This article was originally published in the Subrogator, a publication by the National Association of Subrogation Professionals, Winter 2007, Page 131. © Copyright 2007 by NASP. All rights reserved. Republished by Butler with permission from NASP.
Florida Governor Jeb Bush initially approved Senate Bill 1286 on May 23, 2003. The initial version of Chapter 558 of the Florida Statutes (hereinafter identified as “the Statutes”) set forth the requirements for making a claim for defects related to the construction of homeowner property. The authors of this article published a summary of the law in the Winter 2003-2004 issue of the Subrogator. In 2005, the Statutes were amended by the Florida Legislature to make compliance more practical for both claimants and contractors. The authors published a summary of these changes in the Spring/Summer 2005 issue of the Subrogator.
In the latest amendment, the Legislature expanded the Statutes to include commercial and industrial claims related to improvements to real property. Effective October 1, 2006, the Statutes apply to all claims by a property owner for a construction defect relative to an improvement to real property. While there is still no case law addressing the Statutes, the failure to comply with their requirements prior to filing a lawsuit could possibly bar a claim. Until such a ruling is made, it is recommended that those pursuing subrogation claims comply with the Statutes to the greatest extent possible.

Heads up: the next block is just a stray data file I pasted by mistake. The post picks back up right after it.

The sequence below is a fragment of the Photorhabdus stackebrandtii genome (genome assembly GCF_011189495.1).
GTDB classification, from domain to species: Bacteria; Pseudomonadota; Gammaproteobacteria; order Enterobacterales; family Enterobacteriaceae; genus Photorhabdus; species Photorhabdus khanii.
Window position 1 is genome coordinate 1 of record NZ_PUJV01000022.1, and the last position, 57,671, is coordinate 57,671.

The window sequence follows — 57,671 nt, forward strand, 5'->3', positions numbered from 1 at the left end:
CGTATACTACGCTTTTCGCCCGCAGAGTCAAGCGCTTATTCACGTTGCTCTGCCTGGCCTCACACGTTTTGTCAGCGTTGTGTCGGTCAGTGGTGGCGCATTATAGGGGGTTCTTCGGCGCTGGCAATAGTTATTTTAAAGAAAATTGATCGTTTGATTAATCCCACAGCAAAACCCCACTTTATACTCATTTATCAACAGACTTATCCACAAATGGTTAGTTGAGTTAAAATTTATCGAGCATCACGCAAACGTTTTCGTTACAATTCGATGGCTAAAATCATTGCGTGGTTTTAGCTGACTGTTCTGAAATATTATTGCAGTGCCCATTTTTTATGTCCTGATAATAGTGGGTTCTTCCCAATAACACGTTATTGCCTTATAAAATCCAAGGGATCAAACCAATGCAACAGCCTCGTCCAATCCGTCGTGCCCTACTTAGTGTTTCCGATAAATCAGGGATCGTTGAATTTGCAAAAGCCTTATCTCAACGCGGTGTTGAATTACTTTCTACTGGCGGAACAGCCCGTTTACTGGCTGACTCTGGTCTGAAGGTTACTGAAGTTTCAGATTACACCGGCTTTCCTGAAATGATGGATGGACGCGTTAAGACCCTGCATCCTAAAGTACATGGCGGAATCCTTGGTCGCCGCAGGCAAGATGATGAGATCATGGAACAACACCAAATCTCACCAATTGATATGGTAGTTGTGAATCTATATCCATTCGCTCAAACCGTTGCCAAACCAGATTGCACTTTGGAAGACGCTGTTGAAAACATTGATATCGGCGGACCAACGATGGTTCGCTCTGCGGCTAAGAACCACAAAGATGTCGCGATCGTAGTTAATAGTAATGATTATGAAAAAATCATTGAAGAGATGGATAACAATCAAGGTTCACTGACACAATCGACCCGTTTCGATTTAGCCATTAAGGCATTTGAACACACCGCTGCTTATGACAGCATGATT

As indicated in the below cited provision explaining the Legislature’s intent, the goal is to reduce disputes in the hope that contractors will “step up to the plate” and make repairs to faulty work.
The Legislature finds that it is beneficial to have an alternative method to resolve construction disputes that would reduce the need for litigation as well as protect the rights of property owners homeowners. An effective alternative dispute resolution mechanism in certain construction defect matters should involve the claimant filing a notice of claim with the contractor, subcontractor, supplier, or design professional that the claimant asserts is responsible for the defect, and should provide the contractor, subcontractor, supplier, or design professional with an opportunity to resolve the claim without resort to further legal process.
It is recommended that the requirements of the Statutes are strictly followed when encountering a potential claim relative to an improvement to real property. Before repairs are made, the Statutes require written notice to the contractors providing them with an opportunity to perform destructive testing of the alleged defect. If this notice is not provided, it is possible that a claim may be barred. It is recommended that all claim adjusters working in Florida be made aware of this change in the law.